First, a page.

Beneficial Bugs

By Chandra Orr

February 20, 2009 6 min read


Those creepy crawlies can provide protection

Chandra Orr

Creators News Service

That beetle sneaking through the strawberry patch or the wasp divebombing your begonias may send you screaming for the hills, but think twice before you stomp, smash or spray. Looks can be deceiving.

"Although insects are creepy and crawly, many are beneficial, even crucial for a beautiful garden," said Jim Louderman, collections assistant for the Division of Insects at The Field Museum in Chicago.

Lacewing larvae, for example, prey upon aphids, scales and other insects that suck vital fluids from the leaves and stems of plants. They are so potent a predator that garden suppliers sell their eggs by the thousands as a means of inexpensive, eco-friendly pest control.

With their spiny, segmented bodies and long pincers, the larvae may look a bit prehistoric, but they get the job done. Once they emerge, they feed on mealybugs, spider mites, leafhopper nymphs, moth eggs, thirps and whiteflies for several weeks before becoming adults.

The adults, known for their long, membranous wings, eat only honey, pollen and nectar, which they need to mate and produce more pest-munching larvae. A batch of 1,000 lacewing eggs costs about $8 from a garden supplier such as Arbico Organics ( Not bad for natural, renewable pest control.

But lacewings aren't the only beneficial bugs in the garden. Those dangerous-looking dragonflies buzzing overhead adore mosquitoes. The centipedes slithering through the soil snack on slugs and fly pupae. And stinkbugs -- reviled for their pungent odor -- seek out caterpillars and moths.

Help Mother Nature do her thing and think twice before exterminating some of her most powerful predators.


In northern climates, phorid flies -- commonly called humpback flies -- are seen as a nuisance, but in the South, you'd be wise to leave them be. Resembling fruit flies, these tiny terrors excel at eliminating fire ants.

"Phorid flies buzz above the heads of ants and flick an egg on the ant's neck. The egg hatches, and the fly larva proceeds to eat into the neck. The neck gets so eaten up that the ant's head simply falls off," explained entomologist Bob Belmont of Massey Services, one of the nation's largest pest management companies.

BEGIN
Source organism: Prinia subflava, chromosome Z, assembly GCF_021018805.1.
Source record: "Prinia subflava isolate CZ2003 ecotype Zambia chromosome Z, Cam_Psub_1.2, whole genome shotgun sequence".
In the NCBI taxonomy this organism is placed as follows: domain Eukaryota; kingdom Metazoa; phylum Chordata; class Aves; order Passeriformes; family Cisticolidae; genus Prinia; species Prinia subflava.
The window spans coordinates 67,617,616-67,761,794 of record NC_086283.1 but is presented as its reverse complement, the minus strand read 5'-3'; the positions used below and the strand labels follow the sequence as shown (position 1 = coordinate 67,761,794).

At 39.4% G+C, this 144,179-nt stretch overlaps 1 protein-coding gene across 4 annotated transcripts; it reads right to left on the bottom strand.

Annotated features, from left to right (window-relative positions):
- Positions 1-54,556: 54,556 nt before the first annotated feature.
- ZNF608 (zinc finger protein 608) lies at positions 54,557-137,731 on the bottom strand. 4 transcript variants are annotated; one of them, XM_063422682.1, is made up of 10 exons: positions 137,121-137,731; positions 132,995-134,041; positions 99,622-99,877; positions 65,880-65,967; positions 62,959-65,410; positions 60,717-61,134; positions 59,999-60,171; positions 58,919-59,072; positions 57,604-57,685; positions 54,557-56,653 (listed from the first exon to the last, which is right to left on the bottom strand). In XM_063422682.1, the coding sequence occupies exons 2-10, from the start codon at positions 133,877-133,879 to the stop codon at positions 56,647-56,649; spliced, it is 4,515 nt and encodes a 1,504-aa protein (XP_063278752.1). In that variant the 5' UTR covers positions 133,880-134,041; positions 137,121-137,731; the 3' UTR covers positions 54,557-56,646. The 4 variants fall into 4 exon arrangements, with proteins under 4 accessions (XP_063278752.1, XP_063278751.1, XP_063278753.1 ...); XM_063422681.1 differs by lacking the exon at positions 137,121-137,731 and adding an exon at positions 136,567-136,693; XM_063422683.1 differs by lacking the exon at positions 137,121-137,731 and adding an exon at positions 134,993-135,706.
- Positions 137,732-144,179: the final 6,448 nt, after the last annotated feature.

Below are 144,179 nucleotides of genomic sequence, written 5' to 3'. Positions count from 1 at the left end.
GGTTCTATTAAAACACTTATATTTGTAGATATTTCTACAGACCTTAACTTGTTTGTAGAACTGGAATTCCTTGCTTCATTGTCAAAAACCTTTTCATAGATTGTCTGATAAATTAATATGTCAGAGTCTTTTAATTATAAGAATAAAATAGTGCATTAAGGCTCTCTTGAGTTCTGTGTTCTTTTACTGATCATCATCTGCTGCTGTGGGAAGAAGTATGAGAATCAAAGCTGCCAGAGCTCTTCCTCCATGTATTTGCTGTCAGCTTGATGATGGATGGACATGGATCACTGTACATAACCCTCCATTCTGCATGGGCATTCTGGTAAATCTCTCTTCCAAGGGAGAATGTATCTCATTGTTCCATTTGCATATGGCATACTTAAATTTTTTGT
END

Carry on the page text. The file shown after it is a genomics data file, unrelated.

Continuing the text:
It's a bit gruesome, but this natural pest control is a booming success.

"Phorid fly populations continue to strengthen in fire ant-infested areas, and entomologists are working to bring even more species from abroad to further enhance fire ant control," Belmont said.


They may be an annoyance, building paper-thin nests under the eaves and buzzing about on warm summer days, but wasps are one of nature's great pest-control agents.

"Any discussion of beneficial insects has to include the various species of wasps that most people spray into oblivion," said Paul Riddell, owner of the Texas Triffid Ranch, a carnivorous and prehistoric plant nursery in Dallas. "It takes a lot of effort to get most wasps angry enough to sting, and benefits of their controlling the population of caterpillars and cicadas outweigh the risk. Some are nearly microscopic and prey on aphids and mealybugs. Others are the size of hummingbirds and snag grasshoppers and cockroaches."

While many wasps feed on unwanted invertebrates like caterpillars, ants and venomous spiders, others destroy pest populations by parasitism.

"Certain wasps fly up to and land on caterpillars, insert their eggs into or onto the caterpillar's skin and fly away," Belmont explained. "These eggs soon hatch into larvae that immediately begin to feed on the caterpillar."


Praying mantises, also known as mantids, are voracious predators with an appetite for flies, mosquitoes, caterpillars and grasshoppers.

"The praying mantis is related to the grasshopper, but unlike grasshoppers that might chew on succulent garden plants, the mantid is one of the garden's best friends. It eats only other insects -- including many that attack the plants in your garden," Belmont said.

Young mantids snack on leafhoppers, aphids and mosquitoes before moving onto larger prey like beetles, moths and crickets.


They're perhaps the most reviled of all garden creatures, but for all the work they do, spiders should be revered. These potent prowlers feed on a variety of insects that do harm to plants and people.

"There are many insects such as mosquitoes, biting flies, bed bugs and fleas that bite humans and are vectors for West Nile virus, Dengue Fever and malaria. These insects are the primary food for many spiders," Louderman explained.

Don't let their intimidating looks deceive you. Except for black widows and brown recluses, it's safe to let spiders shack up in the garden.

"Spiders rarely bite humans," Louderman said. "Spiders can sense that a human is far too large to be a meal. By biting a human, a spider would waste its venom."

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